EKG in Tox


80 year old demented female, unresponsive, BP 55/20, blood glucose 24

1. What’s the rhythm?  2. What’s the differential for bradycardia?  3. Think tox – now narrow your differential. What do the vitals suggest?  4. How do you want to treat this patient?

1. What’s the rhythm?

2. What’s the differential for bradycardia?

3. Think tox – now narrow your differential. What do the vitals suggest?

4. How do you want to treat this patient?


21 year old male, suicidal, intentional overdose

1. Rate, rhythm, axis, intervals – you can glean a lot of information from these pieces alone  2. What’s the suspected overdose?  3. Treatment?

1. Rate, rhythm, axis, intervals – you can glean a lot of information from these pieces alone

2. What’s the suspected overdose?

3. Treatment?


41 year old female, sent from methadone clinic for nausea. Given Zofran at the clinic. Was acting belligerent at triage and required Haldol. Records show she is currently on azithromycin outpt for recent pneumonia.

You get this EKG right before she goes into cardiac arrest.

1. What the hell happened?  2. How you gonna treat?

1. What the hell happened?

2. How you gonna treat?


92 year old demented man, wife found him unresponsive near an open medicine cabinet

1. This is a classic dysrhythmia secondary to  which  toxicity?  2. What is a classic, more subtle finding you can see when the patient in normal sinus rhythm?

1. This is a classic dysrhythmia secondary to which toxicity?

2. What is a classic, more subtle finding you can see when the patient in normal sinus rhythm?


EKGotW #4 – Tox Edition


Brown and University of Cincinnati have amazing reference websites for this topic!


Here are some reference tables from their sites with links that you should totes check out!


Beta Blocker Overdose

1.     What’s the rhythm?

a. Junctional bradycardia.

These are QRS complexes without P waves – no P waves means the ventricles are either being triggered from the AV node or more distally (in the actual ventricles).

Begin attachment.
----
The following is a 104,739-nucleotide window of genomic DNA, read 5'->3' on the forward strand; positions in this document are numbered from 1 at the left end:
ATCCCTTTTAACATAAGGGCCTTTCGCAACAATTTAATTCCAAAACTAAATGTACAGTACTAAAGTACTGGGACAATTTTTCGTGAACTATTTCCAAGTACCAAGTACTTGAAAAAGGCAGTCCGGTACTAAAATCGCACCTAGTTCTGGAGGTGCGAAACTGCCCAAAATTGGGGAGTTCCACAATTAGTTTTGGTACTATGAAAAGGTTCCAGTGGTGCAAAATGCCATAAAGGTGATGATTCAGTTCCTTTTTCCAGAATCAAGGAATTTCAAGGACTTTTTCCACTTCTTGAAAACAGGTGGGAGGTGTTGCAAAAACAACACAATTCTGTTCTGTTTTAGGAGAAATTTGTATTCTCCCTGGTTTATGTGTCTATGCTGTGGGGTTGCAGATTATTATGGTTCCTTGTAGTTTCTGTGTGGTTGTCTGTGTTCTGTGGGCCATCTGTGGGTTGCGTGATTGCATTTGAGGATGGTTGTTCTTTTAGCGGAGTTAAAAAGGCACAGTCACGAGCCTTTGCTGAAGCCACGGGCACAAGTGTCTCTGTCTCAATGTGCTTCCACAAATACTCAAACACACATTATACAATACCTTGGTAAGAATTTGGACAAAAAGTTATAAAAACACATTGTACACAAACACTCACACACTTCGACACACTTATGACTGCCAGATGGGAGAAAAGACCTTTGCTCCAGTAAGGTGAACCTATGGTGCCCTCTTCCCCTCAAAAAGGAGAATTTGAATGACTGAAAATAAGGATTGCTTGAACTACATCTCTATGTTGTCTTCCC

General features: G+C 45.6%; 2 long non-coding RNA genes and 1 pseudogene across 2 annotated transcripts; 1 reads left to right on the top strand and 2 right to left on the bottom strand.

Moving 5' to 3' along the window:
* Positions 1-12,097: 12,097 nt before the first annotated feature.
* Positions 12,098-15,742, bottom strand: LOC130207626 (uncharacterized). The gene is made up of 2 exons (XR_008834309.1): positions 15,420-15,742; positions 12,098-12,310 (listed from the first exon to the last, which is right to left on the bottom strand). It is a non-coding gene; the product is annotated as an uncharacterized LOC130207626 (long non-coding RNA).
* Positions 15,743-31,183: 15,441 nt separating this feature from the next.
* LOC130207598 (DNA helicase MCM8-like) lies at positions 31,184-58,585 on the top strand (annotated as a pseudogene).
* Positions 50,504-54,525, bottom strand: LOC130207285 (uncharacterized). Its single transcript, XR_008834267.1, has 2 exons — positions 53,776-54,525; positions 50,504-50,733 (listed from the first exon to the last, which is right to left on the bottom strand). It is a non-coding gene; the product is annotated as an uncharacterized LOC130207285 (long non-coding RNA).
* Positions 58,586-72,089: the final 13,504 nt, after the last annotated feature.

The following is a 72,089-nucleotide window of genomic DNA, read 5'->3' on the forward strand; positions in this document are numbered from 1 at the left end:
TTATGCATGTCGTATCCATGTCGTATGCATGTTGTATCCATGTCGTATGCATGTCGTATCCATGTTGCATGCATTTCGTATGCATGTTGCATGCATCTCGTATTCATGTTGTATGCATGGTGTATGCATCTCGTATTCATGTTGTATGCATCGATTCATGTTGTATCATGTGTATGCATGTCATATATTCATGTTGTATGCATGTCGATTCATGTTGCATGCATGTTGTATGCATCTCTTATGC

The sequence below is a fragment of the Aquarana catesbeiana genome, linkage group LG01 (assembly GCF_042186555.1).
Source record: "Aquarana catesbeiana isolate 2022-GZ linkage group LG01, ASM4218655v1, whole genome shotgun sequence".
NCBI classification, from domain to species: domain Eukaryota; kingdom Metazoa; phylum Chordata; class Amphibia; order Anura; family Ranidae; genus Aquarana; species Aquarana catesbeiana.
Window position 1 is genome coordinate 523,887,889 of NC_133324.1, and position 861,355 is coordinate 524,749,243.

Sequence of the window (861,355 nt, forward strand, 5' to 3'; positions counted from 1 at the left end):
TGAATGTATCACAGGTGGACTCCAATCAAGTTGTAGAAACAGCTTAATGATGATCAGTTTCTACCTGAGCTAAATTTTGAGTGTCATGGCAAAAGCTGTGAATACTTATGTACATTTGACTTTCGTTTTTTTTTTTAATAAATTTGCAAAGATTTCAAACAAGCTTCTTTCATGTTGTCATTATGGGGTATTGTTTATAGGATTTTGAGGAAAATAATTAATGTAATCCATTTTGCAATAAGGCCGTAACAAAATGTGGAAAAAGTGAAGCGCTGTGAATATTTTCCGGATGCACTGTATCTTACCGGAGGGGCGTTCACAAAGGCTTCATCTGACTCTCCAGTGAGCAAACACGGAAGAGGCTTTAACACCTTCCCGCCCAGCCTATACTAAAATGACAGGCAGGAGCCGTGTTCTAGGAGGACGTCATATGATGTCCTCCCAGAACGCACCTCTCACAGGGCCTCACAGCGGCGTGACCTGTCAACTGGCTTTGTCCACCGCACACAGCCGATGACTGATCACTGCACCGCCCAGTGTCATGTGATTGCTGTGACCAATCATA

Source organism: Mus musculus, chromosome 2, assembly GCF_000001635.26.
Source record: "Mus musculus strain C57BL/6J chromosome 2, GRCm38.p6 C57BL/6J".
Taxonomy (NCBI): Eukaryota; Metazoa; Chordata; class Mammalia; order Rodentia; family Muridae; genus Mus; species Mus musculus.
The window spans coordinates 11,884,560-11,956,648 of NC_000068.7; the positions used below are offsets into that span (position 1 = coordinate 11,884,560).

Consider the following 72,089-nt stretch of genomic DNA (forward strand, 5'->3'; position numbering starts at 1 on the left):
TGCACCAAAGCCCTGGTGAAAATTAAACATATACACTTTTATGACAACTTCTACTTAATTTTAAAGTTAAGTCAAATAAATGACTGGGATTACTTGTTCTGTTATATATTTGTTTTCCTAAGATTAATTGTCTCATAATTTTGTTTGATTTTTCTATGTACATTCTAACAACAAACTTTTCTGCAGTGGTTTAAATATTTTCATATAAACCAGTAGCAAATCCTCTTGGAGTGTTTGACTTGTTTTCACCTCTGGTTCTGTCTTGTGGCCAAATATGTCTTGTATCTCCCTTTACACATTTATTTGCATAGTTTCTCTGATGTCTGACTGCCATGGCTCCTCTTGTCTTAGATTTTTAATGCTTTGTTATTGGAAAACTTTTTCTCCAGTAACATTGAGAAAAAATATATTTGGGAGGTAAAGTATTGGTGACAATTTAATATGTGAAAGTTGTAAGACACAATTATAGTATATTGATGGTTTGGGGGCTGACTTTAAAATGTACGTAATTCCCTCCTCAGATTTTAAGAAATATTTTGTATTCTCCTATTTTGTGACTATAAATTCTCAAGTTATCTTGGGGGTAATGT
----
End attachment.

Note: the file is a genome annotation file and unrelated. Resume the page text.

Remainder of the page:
The complexes are narrow, which means the AV node is likely triggering the impulses, conducting electricity down the bundle of his through the normal conduction pathway.

If the complexes were wide, these might be ventricular escape rhythms – not only do the SA and AV node have their own automaticity, but the actual myocytes themselves may trigger impulses as well.

1.     What’s the differential for bradycardia?

a.     H.I.D.E.

                                               i.     Hypothyroid/Hypothermia

                                             ii.     Ischemia/Increased ICP

                                           iii.     Drugs

                                            iv.     Electrolytes (K, Ca, Mag)

2.     Think tox – now narrow your differential. What do the vitals suggest?

a.     Several toxidromes may cause severe bradycardia. Commonly we talk about calcium channel blockers and beta blockers. (Don’t forget digoxin from David Elkin’s M&M a few weeks ago!)

Classically, hypoglycemia + bradycardia = beta blocker overdose.

Beware of bronchospasm as a clue as well.

3.     How do you want to treat this patient?

a. Glucagon – increases intracellular cAMP and calcium

                      i.   Give with Zofran!

b. Calcium – increase inotropy

c. Epi Drip – for cardiogenic shock

d. High Dose Insulin – 1u/kg/hr, 30-60 min to take effect

e. Lipid Emulsion Therapy – uncertain mechanism

f. Atropine / Pacing can be considered – atropine often ineffective. (Remember, atropine counteracts excessive vagal stimulation, but this is not the etiology of bradycardia in BB OD patients!)
My fave article on this:


TCA Overdose

1.     Rate, rhythm, axis, intervals

a.      Rate = QRS x 6 = 21 x 6 = 126

b.     Rhythm – You can see P waves hiding in I, V5/V6, and maybe small irregularities in the T waves of V3/V4 that hint at presence of P waves. This is sinus.

c.      Axis - Downward deflection in I, upward in aVF = RIGHT AXIS

d.     Intervals

                                               i.     PR < 200msec

                                              ii.     QRS > 120msec

                                            iii.     QTc = QT/Ö(RàR’) = 0.312 / Ö0.48 = 450msec

^^^(I used V2 for this)

Sinus tachycardia with RIGHT AXIS deviation and WIDE QRS complex

2.     What’s the suspected overdose?

a. Hallmarks of TCA Overdose EKG

                 i.  Widened QRS

                ii.  Big-ass R wave in aVR